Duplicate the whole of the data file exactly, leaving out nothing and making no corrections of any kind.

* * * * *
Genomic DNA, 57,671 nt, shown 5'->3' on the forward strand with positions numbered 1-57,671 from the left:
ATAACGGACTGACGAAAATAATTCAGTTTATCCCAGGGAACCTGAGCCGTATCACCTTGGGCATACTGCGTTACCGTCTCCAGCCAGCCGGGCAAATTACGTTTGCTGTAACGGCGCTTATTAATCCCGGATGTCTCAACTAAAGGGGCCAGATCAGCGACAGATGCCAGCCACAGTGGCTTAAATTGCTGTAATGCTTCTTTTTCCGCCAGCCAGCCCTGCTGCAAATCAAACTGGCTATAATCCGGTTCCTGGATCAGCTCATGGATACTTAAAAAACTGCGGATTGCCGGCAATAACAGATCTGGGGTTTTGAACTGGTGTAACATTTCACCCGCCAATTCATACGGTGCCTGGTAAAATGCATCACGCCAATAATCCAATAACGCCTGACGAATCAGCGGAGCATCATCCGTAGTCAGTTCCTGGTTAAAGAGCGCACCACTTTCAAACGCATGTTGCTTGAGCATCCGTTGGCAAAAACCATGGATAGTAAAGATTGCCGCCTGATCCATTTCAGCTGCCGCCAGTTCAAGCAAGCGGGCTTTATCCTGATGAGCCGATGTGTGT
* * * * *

Genomic DNA, 57,671 nt, shown 5'->3' on the forward strand with positions numbered 1-57,671 from the left:
ATAACGGACTGACGAAAATAATTCAGTTTATCCCAGGGAACCTGAGCCGTATCACCTTGGGCATACTGCGTTACCGTCTCCAGCCAGCCGGGCAAATTACGTTTGCTGTAACGGCGCTTATTAATCCCGGATGTCTCAACTAAAGGGGCCAGATCAGCGACAGATGCCAGCCACAGTGGCTTAAATTGCTGTAATGCTTCTTTTTCCGCCAGCCAGCCCTGCTGCAAATCAAACTGGCTATAATCCGGTTCCTGGATCAGCTCATGGATACTTAAAAAACTGCGGATTGCCGGCAATAACAGATCTGGGGTTTTGAACTGGTGTAACATTTCACCCGCCAATTCATACGGTGCCTGGTAAAATGCATCACGCCAATAATCCAATAACGCCTGACGAATCAGCGGAGCATCATCCGTAGTCAGTTCCTGGTTAAAGAGCGCACCACTTTCAAACGCATGTTGCTTGAGCATCCGTTGGCAAAAACCATGGATAGTAAAGATTGCCGCCTGATCCATTTCAGCTGCCGCCAGTTCAAGCAAGCGGGCTTTATCCTGATGAGCCGATGTGTGT